Mongolia’s former president mocks Putin with a map showing how big the Mongol empire used to be, and how small Russia was

  • Putin has relied on historical boundaries to argue that Ukraine is part of Russia and to justify the war.

  • The former president of Mongolia shared a map of the Mongolian Empire, which included parts of Russia.

  • “After Putin’s speech, I found the historical map of Mongolia. Don’t worry. We are a peaceful and free nation,” he wrote.

Mongolia’s former president mocked Russian President Vladimir Putin and his focus on history last weekend in an attempt to justify his invasion of Ukraine.

Putin has often used historical boundaries to rationalize his brutal invasion, arguing that Russia has a claim on Ukraine even though Ukraine is an independent country.

In his interview last week with former Fox News host Tucker Carlson, Putin outlined centuries of Russian and European history. Historians say much of the history he told does not hold up.

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He shared maps showing the size of the Mongol Empire, which once controlled parts of what is now Russia.

“After Putin’s speech, I found the historical map of Mongolia. Don’t worry. We are a peaceful and free nation,” Elbegdorj wrote.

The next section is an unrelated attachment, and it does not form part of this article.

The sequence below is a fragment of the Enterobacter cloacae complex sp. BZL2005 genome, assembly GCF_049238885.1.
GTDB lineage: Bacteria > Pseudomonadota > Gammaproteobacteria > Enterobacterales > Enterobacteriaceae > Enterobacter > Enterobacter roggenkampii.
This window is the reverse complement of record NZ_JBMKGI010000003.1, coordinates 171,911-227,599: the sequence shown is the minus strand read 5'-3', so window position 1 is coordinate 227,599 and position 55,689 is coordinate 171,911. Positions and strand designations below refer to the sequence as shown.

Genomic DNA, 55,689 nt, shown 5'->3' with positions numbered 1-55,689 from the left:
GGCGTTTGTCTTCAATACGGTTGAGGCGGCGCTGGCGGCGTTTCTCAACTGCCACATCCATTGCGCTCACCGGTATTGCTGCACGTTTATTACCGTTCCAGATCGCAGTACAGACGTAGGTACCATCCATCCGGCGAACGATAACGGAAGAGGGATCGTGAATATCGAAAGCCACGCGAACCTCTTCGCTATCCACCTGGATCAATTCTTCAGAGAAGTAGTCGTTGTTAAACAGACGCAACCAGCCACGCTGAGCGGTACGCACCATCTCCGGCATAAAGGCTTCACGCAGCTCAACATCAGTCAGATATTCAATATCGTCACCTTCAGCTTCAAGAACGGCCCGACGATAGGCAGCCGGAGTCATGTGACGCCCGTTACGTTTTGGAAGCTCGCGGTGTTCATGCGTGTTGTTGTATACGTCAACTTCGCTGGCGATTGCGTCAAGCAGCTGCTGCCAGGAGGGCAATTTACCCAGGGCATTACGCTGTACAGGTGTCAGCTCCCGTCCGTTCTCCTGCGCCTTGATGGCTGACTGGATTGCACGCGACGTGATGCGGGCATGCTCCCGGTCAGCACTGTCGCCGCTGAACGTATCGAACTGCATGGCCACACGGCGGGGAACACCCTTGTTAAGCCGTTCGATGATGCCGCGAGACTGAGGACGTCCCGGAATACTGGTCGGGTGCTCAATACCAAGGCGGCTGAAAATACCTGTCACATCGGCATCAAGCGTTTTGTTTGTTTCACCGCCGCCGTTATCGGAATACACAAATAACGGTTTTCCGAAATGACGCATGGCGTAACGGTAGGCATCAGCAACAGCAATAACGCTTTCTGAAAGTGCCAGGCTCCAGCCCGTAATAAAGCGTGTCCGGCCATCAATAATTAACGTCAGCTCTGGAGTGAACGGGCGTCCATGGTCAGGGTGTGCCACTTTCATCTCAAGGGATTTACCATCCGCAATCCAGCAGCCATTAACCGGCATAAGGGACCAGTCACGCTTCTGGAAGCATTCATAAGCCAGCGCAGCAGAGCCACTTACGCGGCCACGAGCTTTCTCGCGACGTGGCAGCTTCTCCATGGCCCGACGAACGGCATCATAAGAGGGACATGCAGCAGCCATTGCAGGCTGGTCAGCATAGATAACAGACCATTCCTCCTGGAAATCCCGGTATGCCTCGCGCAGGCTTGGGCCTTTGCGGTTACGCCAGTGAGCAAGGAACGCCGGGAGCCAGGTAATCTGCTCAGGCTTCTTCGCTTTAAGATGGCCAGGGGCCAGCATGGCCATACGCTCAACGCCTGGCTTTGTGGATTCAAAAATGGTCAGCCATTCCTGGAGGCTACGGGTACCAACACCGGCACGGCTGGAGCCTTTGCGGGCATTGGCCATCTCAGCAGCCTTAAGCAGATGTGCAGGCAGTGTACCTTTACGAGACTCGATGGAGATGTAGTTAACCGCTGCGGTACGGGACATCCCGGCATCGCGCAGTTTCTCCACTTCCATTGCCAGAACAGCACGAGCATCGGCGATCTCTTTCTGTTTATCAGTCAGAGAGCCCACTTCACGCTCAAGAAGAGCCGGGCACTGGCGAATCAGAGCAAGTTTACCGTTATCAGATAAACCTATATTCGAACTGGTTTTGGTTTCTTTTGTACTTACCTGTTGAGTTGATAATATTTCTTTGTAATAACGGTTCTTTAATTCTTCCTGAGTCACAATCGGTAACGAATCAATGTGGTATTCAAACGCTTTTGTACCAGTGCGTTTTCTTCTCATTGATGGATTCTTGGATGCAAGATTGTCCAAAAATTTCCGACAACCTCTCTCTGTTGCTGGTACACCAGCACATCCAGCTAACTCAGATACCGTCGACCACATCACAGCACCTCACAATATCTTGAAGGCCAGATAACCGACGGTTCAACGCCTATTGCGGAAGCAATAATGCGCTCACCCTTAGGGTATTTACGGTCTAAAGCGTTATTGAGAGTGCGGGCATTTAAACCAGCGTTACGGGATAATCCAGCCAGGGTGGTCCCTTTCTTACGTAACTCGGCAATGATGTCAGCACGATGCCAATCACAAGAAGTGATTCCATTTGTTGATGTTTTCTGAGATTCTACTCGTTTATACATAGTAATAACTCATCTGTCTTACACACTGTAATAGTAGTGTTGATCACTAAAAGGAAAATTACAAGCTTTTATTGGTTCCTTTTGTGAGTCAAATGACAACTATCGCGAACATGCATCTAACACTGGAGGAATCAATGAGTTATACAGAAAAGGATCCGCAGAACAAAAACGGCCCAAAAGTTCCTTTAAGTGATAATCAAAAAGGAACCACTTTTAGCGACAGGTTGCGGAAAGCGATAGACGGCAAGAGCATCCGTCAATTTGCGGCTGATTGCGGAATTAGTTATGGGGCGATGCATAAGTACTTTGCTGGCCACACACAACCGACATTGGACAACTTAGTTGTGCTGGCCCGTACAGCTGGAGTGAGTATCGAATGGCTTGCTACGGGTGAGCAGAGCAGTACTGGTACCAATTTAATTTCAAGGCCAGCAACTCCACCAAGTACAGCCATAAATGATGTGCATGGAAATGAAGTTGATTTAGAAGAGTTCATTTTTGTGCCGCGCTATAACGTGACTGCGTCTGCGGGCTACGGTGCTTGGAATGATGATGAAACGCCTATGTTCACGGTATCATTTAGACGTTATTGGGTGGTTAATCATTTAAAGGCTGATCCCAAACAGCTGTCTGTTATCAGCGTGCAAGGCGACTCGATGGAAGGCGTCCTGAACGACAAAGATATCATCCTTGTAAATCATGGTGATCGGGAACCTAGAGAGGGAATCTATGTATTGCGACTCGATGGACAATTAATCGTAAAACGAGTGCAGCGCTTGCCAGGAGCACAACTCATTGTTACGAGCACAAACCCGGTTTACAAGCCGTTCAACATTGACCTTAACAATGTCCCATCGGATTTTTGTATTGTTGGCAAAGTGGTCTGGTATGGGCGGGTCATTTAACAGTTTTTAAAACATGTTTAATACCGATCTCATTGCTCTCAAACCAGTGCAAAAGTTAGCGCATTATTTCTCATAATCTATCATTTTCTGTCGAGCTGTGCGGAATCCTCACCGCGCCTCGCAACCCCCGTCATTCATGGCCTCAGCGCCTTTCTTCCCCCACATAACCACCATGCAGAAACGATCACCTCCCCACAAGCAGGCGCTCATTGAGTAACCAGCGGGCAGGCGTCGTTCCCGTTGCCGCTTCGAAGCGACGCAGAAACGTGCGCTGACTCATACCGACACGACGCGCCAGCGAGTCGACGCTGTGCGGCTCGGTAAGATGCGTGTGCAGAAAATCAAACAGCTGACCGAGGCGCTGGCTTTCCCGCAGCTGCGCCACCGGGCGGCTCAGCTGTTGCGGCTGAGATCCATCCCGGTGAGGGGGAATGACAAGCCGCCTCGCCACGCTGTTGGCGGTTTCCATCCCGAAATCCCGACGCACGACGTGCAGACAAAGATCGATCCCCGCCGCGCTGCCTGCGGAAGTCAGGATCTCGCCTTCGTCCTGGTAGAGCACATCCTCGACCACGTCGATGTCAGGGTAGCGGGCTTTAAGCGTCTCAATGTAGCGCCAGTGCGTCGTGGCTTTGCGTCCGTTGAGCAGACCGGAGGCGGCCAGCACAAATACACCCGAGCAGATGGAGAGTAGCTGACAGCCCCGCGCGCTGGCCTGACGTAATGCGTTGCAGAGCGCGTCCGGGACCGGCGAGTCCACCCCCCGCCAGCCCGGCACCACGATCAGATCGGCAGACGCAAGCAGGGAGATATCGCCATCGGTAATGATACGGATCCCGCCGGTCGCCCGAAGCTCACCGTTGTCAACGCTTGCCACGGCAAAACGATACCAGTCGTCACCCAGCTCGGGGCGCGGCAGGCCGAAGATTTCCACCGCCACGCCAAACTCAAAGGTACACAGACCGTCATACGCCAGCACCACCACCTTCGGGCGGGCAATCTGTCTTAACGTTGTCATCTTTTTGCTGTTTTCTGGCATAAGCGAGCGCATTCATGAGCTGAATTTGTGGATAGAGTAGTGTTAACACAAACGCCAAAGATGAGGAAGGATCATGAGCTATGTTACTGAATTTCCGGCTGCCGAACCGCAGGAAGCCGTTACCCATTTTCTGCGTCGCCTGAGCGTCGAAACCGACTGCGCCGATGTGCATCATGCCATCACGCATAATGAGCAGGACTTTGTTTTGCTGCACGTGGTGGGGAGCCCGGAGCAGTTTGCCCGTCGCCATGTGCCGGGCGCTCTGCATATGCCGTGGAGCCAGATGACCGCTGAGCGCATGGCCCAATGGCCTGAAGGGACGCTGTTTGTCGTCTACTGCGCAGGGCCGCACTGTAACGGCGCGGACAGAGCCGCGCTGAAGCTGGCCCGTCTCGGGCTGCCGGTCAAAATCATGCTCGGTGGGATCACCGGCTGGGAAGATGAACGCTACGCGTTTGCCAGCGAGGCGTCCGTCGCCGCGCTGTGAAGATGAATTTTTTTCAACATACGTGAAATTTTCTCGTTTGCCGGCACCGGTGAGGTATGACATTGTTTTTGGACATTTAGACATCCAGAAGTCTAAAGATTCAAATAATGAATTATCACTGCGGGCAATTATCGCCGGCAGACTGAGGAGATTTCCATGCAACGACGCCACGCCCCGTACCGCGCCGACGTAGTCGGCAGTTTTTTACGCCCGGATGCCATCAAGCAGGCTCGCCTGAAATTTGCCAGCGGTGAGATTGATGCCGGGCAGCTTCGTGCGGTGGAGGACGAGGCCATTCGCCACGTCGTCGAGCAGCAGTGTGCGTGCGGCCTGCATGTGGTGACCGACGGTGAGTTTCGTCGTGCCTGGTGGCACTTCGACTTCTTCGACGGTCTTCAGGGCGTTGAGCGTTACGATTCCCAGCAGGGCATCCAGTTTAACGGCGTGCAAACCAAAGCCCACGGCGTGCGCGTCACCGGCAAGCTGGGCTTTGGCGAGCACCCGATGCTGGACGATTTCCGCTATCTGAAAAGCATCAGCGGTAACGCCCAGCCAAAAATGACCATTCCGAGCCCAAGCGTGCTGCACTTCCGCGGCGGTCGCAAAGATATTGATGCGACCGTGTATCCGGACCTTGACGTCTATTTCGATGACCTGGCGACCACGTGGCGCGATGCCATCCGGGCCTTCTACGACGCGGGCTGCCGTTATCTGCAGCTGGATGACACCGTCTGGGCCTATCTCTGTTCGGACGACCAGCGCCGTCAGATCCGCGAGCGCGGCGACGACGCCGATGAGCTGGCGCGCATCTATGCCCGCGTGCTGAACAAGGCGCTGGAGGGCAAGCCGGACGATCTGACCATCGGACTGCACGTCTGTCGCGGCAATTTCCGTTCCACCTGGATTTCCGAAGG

The maps he shared also showed how small Russia was in the 15th century.

The Mongol Empire was once the largest in the world. Its territory covered much of Eurasia and included modern-day China and much of Russia, as well as Ukraine.

Today, Mongolia, between China and Russia, is a smaller country, but still one of the largest countries in the world in terms of total landmass.

The Mongolian government has not supported Russia’s invasion of Ukraine, but neither has it outright condemned it.

But Elbegdorj has been vocal in his support for Ukraine.

He wrote in February 2023: “The world’s democracies must unite with even greater determination to declare that freedom is non-negotiable, and to give Ukraine the weapons it needs to win.”

He added: “I know that Putin does not tolerate freedom. I often sat with him. He despises differences and competition. He fears a free Ukraine. A deep narcissist, he could not afford to see more successful and prosperous neighbors. “

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